Iowa GOP lawmakers wrong to consider slashing regents' budget


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Iowa Republican lawmakers must be afflicted with either amnesia or post-election hubris. Those appear to be the only two explanations for their refusal to commit to meeting the state Board of Regents' budget request.

Rep. Jeff Kaufmann, R-Wilton, laid out his position in Wednesday's Daily Iowan: "Revenues will turn around, but I truly believe there needs to be scrutiny on how those dollars are spent. The Board of Regents has not shown that it is a body that takes that scrutinization seriously."

As Iowa begins to climb out of the economic doldrums and state government recovers from recession-induced cuts, it's not the time to talk about further gutting the state's higher-education budget. Iowa lawmakers have turned their backs on the state's public universities, especially over the past decade. Republicans need to begin filling in those funding holes — not continue to privatize the state's public higher-education system. And they shouldn't attribute their Election Day success to voter affinity for higher-education cuts.

We don't wish to exonerate Democrats. The hollowing-out of state higher-education funding has been done on a bipartisan basis. But the election has brought Republicans back to power in the House and governorship. They would be wise to recognize this pernicious trend for what it is and push for previous appropriation levels. If the cuts don't stop soon, the "public" in public university will become a misnomer.

We're not sure if Republican leaders desire an emaciated higher-education system. But for the sake of future students, it would be wise to reverse the current funding course.

At this point, platitudes about "efficiency" and "doing more with less" are laughable. The regents' fiscal 2012 appropriations request is similar to the amount the state allocated in 1997. Private dollars now compose the majority of the UI's general fund. Over the past three decades, economic downturns have prompted funding cuts — and no post-recession restoration of funding levels. State universities have been forced to "do more with less" for years now.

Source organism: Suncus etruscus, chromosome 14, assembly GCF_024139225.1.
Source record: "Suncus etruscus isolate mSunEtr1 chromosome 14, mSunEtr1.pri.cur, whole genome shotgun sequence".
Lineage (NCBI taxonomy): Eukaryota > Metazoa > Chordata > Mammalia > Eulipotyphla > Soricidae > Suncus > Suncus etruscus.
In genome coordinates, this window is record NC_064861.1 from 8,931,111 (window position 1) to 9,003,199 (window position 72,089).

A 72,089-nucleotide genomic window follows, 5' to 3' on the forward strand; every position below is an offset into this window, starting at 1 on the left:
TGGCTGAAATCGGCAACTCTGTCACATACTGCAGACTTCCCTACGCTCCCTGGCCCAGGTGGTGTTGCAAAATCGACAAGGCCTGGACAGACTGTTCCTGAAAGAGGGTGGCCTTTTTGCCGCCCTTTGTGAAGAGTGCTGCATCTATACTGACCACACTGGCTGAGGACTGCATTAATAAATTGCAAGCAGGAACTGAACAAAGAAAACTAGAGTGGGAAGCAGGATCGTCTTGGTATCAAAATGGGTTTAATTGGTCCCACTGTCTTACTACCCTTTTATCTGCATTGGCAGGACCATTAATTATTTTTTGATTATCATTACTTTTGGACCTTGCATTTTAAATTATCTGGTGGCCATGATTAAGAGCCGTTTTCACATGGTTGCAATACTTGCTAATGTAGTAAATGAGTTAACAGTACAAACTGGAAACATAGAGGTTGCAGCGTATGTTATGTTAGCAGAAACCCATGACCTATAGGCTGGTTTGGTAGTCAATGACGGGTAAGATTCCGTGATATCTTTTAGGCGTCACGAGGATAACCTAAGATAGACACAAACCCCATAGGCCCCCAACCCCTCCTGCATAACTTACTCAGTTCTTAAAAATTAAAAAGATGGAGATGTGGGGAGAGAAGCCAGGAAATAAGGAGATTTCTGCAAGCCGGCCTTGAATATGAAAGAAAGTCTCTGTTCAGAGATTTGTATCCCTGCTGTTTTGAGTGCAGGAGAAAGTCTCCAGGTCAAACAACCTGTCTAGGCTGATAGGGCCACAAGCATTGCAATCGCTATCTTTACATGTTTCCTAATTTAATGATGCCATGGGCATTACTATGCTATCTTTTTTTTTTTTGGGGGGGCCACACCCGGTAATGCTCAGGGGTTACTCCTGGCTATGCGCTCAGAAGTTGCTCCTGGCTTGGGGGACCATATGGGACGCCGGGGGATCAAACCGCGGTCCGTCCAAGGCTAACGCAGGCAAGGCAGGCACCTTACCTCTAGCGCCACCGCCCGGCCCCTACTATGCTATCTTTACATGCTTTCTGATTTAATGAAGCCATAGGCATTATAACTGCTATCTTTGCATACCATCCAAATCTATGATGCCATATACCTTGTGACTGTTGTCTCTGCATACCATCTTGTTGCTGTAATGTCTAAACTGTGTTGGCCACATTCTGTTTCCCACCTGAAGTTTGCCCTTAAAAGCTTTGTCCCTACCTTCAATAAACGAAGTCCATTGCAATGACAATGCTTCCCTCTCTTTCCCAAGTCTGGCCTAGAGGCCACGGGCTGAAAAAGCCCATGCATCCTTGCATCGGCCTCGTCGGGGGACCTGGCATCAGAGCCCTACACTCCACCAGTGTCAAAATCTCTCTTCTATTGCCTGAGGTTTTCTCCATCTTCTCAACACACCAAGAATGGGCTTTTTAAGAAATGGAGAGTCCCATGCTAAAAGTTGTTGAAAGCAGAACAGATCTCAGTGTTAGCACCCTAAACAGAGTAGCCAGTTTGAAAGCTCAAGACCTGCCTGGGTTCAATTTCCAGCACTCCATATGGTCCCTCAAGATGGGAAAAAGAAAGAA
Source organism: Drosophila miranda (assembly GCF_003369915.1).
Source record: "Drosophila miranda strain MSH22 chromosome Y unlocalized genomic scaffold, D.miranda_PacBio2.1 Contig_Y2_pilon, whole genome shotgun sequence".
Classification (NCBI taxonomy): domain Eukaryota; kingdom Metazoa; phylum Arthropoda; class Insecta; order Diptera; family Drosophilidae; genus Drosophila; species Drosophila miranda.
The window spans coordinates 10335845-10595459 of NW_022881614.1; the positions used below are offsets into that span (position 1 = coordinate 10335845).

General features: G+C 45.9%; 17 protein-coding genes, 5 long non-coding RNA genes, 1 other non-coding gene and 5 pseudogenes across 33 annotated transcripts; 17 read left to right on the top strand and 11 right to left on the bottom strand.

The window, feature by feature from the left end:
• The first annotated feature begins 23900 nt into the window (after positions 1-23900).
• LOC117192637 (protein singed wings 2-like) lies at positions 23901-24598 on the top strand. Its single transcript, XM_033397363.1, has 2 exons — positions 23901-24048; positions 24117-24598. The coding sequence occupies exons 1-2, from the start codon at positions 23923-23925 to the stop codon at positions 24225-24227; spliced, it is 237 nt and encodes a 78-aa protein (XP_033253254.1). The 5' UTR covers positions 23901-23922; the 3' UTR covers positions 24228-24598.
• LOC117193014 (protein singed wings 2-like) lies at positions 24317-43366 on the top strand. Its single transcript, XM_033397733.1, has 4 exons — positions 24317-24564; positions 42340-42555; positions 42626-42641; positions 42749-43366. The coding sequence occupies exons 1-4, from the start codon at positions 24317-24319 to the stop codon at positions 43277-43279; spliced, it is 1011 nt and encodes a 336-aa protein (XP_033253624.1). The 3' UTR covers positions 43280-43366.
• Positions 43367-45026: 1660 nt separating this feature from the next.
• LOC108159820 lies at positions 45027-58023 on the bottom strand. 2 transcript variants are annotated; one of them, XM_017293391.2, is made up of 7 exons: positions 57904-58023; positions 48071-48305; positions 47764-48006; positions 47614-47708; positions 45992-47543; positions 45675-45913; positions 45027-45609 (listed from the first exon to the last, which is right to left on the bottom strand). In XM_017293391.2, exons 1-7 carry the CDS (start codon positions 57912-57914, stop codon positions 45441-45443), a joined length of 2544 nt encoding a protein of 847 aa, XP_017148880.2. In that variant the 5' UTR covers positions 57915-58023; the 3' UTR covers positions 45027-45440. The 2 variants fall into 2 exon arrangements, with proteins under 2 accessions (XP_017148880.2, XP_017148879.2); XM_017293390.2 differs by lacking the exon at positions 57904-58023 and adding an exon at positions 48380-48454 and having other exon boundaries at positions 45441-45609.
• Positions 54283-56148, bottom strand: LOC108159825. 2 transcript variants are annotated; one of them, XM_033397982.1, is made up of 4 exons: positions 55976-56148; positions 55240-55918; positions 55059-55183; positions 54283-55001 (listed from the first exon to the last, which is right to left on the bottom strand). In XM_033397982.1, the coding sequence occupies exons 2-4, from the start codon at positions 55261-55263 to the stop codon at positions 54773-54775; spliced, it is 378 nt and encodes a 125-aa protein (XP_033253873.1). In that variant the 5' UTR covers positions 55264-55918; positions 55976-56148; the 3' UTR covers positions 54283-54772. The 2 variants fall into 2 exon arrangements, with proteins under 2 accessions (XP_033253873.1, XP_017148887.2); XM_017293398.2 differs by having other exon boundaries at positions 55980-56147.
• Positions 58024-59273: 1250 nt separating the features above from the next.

In addition, we hope the GOP doesn't perceive its electoral drubbing of Democrats to be an unalloyed mandate from voters, especially on higher-education issues.

The economy, both on the state and national level, remains in bad shape. Chet Culver is an unpopular governor. And the judicial-retention election turned into a referendum on the state Supreme Court ruling on gay marriage. These factors created a noxious atmosphere for incumbent Democrats. We remain unconvinced Iowa citizens are clamoring for deeper cuts to the state's higher-education system.

If the comments of Sen. Paul McKinley, R-Chariton, are any indication, however, Republicans may succumb to this common post-election temptation. He told the DI that "I think it's fair to say the public is pretty adamant in wanting to cut back on the size and growth of government."

The Editorial Board doesn't wish to pre-emptively write off Republican lawmakers. Most Democrats have been poor advocates for higher education. Funding for higher education declined much less rapidly in Gov.-elect Terry Branstad's previous four-term tenure. And while we're skeptical about his methods, dyspepsia over tuition increases is encouraging.

Republicans are in dangerous territory on the higher-education funding issue, however. They would be right to pivot to a more pro-regents position before the Legislature reconvenes in January.

Higher education has taken a hard enough hit in the past few decades. For the sake of the state's public education system, Republicans should reconsider their callous stance.

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